US researchers say it was an experiment, maintaining they didn’t “play God”, as they didn’t involve the creation of genetically altered humans. They maintained the part of the DNA said to have been altered did not have a known function. They just added a few extra bits of genetic material. What they did alter, though, was the germline. That raises ethical questions.
But is it ethically wrong? No, say the US researchers, as they didn’t manipulate the genes. Yes, say pro-life groups, who are not so pro-life when life is produced with through experimentation with embryos or genetics. They say any embryo and DNA research is an affront to the sanctity of human life as after cells are removed from the embryo, it is destroyed. But if you believe life starts at birth this form of research may not be as ethically bad as adult cloning. Cloning is also an act of production without conception, as opposed to creative reproduction through sex. Clones are made, not begotten, as each person can become a private god and make a person in their own image. When God said amongst himself, “Let us make man in our own image,” did he plan that man will make man in their own images, and clones will make clones in their images, and so on….? I don’t think so.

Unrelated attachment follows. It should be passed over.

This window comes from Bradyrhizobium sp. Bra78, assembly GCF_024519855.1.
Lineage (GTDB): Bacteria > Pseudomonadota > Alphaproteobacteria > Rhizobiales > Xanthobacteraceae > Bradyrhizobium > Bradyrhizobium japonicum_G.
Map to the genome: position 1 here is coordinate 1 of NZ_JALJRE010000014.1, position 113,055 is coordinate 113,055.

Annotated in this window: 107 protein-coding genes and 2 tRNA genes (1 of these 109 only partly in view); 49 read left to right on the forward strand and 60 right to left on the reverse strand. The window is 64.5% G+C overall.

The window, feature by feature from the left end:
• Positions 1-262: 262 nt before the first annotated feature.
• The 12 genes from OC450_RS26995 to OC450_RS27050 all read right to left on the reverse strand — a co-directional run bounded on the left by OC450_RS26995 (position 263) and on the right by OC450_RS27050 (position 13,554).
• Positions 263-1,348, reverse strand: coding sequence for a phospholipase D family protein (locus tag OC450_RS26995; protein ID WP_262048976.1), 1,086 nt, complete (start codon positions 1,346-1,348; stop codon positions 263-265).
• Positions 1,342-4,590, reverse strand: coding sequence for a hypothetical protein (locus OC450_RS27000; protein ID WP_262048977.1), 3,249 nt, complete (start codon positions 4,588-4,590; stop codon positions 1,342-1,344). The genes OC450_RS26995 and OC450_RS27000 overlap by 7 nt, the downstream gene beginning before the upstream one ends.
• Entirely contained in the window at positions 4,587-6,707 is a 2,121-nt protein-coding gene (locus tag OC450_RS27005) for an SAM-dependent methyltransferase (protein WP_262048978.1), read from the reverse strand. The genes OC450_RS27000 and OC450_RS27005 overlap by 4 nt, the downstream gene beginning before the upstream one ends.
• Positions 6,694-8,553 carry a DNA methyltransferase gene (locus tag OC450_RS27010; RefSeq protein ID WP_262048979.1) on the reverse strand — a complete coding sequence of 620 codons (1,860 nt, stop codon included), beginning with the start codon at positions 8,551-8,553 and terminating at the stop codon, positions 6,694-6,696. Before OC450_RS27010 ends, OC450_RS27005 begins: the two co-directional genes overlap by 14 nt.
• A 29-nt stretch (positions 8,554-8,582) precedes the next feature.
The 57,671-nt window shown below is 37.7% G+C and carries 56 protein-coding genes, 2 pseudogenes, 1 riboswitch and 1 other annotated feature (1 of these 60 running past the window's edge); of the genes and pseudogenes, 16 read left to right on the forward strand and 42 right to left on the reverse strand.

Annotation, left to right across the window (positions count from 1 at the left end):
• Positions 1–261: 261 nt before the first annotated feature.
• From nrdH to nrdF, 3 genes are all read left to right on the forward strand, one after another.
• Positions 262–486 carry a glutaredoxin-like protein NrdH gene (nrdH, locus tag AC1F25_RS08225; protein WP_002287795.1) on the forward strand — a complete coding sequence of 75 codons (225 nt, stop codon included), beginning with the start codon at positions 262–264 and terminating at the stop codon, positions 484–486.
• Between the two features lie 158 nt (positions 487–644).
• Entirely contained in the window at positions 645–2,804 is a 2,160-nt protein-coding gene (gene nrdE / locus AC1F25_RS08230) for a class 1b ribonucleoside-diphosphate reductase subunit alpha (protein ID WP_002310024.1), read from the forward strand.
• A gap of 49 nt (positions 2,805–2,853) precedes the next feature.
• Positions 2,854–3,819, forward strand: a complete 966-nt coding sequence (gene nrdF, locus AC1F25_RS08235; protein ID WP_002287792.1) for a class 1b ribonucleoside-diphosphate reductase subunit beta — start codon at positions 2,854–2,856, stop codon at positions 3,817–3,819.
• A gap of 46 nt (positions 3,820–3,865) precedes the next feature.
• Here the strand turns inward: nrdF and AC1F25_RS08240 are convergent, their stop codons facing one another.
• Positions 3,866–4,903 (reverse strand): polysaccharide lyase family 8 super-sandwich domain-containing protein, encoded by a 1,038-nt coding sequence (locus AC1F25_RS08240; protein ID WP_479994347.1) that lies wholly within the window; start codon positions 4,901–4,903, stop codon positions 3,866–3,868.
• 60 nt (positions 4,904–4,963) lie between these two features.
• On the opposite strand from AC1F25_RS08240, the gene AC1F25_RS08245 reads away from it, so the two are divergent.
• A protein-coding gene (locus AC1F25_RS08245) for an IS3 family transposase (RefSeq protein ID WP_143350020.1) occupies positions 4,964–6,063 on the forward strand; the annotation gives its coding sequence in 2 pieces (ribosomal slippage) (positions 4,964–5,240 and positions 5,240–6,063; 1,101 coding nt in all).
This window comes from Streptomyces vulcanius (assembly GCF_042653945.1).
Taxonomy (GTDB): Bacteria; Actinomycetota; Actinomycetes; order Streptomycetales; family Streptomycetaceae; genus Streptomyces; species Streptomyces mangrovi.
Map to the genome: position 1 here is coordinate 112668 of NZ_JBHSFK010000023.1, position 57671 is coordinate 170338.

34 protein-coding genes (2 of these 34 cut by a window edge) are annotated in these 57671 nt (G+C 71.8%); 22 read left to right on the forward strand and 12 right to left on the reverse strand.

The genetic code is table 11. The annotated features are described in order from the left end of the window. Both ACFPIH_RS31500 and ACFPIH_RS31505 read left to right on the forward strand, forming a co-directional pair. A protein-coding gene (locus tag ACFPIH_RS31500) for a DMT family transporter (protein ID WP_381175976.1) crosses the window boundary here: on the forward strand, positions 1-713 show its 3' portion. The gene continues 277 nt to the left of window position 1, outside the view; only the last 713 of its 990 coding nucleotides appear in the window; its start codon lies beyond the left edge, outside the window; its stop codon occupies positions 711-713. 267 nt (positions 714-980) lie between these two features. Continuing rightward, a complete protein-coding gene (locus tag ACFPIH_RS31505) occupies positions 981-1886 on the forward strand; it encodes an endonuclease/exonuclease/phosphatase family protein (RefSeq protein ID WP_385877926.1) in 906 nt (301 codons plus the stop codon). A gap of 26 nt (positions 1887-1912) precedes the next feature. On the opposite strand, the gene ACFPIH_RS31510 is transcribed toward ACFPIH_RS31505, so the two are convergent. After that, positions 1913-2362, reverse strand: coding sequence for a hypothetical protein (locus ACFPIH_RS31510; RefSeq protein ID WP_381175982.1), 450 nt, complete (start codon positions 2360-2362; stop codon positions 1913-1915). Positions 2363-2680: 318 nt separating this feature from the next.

Cloning – at least embryonic cloning - is different to IVF in that IVF clinics are unable to screen out an embryos genes for problems. The Catholic Church is against any form of cloning, as destroying stem cell generators tramples on the critical ethical principle that human beings should never be a means to an end. They say therapeutic cloning, the taking of genetic material from a cell and fusing it with an empty egg cell, is morally unacceptable as human life in the form of an embryo is destroyed.